dealing-with-a-drop-in-lifo-reserves

Many dealers know that LIFO stands for the “last-in, first-out” inventory valuation method and that it produces sizable interest-free loans from the U.S. Treasury. These loans last as long as moderate inflation continues and inventory levels do not drop considerably.

At the end of 2020, you may have had significantly lower ending new-vehicle inventories than you had the year before. This may have caused you to incur significant reductions in your LIFO reserves — also known as LIFO reserve recapture or repayment — and this may have caused you to have a significant increase in your taxable income for 2020.

But, unlike Paycheck Protection Program loans, this repayment is not likely to be forgiven. That compels me to offer some alternatives you can discuss with your advisers if you’re in a quandary over what to do.

1. Stay on LIFO. Grin and bear it. Pay the tax on the increase in taxable income caused by the recapture of the LIFO reserve. Whether there is a significant increase in taxable income depends upon your specific LIFO layer history.

Dealers are often surprised to see how small the LIFO recapture is, even though their inventory levels have dropped significantly at year end. Others may be shocked at the size of their LIFO reserve recapture. The result depends on the buildup of your inventory over recent years and how much inflation is embedded in the calculations.

2. Get off LIFO. Terminate your LIFO election effective for 2020. If you do this, the entire amount of your LIFO reserve as of the beginning of the year (i.e., as of Dec. 31, 2019) is reported in your tax returns over four years, pro rata, 25 percent per year, for 2020-23. In tax-speak, this is known as a positive Section 481(a) adjustment.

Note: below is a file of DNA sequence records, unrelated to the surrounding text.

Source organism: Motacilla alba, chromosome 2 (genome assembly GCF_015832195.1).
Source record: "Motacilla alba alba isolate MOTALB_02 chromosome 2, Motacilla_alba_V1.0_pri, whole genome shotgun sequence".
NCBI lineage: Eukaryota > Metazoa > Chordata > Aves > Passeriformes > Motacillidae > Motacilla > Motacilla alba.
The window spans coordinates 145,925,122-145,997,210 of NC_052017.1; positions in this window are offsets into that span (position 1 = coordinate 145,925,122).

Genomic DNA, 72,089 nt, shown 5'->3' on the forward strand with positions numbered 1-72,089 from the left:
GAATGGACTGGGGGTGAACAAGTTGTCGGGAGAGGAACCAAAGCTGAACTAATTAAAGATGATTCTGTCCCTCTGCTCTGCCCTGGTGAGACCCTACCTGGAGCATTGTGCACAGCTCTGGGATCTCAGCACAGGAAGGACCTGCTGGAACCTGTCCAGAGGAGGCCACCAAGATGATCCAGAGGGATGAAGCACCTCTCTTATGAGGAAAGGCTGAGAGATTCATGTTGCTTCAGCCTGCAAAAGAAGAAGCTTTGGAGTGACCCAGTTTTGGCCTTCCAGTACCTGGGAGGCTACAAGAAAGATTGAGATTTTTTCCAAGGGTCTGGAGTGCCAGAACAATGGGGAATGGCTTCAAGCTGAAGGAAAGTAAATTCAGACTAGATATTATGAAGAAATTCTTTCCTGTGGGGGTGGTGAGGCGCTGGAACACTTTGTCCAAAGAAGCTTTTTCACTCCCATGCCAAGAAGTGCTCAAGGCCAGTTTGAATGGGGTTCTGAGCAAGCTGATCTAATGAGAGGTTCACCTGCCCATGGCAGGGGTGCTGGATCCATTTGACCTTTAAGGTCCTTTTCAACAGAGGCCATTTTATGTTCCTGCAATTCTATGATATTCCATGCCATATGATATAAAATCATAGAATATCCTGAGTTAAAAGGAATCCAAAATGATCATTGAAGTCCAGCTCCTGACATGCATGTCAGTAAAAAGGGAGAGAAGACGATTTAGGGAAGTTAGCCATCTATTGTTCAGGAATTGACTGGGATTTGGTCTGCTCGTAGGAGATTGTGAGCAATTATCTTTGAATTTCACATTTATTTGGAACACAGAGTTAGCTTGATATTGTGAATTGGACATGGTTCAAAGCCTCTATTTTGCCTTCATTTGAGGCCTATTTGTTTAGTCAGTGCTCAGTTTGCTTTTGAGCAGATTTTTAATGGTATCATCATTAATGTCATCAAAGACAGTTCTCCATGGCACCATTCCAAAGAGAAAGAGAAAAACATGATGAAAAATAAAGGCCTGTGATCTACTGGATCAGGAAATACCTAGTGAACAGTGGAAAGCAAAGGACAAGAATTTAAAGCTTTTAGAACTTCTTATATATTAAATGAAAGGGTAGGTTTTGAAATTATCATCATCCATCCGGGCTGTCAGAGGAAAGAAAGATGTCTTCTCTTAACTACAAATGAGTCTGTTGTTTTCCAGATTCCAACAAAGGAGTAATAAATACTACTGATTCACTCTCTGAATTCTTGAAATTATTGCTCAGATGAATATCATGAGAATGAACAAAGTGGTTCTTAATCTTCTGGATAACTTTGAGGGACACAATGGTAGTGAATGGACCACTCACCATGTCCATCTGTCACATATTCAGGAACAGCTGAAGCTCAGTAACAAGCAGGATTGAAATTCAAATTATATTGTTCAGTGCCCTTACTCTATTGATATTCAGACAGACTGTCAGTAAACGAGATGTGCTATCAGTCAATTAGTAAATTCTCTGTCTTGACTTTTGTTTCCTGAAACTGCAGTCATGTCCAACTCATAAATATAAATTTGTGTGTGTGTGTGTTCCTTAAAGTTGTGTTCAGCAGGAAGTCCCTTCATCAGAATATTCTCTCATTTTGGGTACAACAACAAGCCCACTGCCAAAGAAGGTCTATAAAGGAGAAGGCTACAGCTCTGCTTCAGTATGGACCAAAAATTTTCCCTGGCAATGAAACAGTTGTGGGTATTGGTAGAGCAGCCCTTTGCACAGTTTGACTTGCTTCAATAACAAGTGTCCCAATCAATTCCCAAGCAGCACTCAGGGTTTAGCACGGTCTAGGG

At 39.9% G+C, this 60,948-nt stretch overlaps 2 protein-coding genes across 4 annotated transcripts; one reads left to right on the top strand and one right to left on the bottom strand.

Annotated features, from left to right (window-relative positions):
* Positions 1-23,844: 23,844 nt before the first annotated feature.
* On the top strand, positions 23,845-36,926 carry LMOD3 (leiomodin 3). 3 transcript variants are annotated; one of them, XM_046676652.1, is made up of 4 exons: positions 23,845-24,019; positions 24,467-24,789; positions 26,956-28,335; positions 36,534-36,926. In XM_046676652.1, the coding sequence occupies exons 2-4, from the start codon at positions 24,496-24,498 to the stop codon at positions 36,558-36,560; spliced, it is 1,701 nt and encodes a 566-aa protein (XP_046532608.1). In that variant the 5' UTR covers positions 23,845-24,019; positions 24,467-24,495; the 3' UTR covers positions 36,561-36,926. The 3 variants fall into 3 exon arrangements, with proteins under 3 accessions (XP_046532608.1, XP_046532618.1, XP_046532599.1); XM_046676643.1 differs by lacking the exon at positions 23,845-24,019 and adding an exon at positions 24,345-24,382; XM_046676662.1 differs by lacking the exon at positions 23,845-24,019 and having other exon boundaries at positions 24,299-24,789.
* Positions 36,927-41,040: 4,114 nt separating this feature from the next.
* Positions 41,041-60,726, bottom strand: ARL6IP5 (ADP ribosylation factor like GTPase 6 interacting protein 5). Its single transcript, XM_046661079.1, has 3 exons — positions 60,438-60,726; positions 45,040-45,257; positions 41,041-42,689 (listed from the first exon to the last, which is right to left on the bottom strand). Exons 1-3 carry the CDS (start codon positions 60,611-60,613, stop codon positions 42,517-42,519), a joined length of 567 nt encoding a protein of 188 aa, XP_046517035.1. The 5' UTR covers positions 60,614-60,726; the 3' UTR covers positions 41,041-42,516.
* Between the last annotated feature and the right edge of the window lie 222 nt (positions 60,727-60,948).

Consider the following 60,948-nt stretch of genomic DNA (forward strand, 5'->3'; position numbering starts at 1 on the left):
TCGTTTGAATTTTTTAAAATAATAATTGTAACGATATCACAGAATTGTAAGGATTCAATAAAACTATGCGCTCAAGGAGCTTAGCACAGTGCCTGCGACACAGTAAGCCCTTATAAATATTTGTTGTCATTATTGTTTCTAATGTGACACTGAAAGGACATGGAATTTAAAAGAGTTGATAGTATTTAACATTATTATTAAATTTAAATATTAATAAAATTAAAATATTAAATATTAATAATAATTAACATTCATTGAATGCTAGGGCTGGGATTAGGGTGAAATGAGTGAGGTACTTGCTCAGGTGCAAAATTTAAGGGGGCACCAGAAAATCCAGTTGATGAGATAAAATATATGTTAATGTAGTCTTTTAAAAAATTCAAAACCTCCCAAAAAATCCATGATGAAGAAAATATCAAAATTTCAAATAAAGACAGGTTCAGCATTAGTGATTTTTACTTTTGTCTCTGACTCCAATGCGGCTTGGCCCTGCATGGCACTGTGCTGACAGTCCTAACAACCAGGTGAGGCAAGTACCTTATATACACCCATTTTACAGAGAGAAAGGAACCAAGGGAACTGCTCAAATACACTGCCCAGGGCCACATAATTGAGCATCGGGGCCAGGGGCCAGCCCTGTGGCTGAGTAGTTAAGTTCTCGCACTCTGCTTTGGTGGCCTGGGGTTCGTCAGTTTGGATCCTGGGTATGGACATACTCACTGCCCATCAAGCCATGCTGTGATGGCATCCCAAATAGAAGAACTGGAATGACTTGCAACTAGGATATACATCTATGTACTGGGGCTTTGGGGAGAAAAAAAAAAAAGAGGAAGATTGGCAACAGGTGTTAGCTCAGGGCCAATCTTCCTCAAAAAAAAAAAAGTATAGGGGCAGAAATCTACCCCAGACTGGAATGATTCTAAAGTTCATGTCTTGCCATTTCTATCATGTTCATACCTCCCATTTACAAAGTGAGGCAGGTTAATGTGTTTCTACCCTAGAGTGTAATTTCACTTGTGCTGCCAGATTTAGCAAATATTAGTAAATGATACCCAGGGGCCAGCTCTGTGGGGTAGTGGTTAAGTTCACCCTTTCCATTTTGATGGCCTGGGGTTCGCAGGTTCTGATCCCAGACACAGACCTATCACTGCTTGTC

Getting off LIFO spreads the impact of the repayment of the entire LIFO reserve as of Dec. 31, 2019, over four years, instead of reflecting 100 percent of the large impact of the reduced 2020 year-end inventory in your 2020 tax return. Thus, the difference between these alternatives is that by staying on LIFO, you will take the big hit in your 2020 tax return, rather than terminating the LIFO election for 2020 and leveling the impact of recapturing the LIFO reserve at the beginning of the year over four years.

If you’re going to stay on LIFO, there are some ways to at least partially offset the increase in income in your 2020 tax return due to LIFO reserve recapture on new vehicles. One is to consider expanding the LIFO election to used vehicles for 2020. Another is to consider changing to a Bureau of Labor Statistics variation LIFO method. A third way is to eliminate certain inventory costs if you are not already doing so.

Are there dealers in your 20 Group who have had very profitable operations in 2020? The last thing they want now is to have more income from piling the recapture of a LIFO reserve on top of their already sizable income for 2020. They are probably looking for ways to reduce their taxable income. For that fortunate group, there are other alternatives to consider.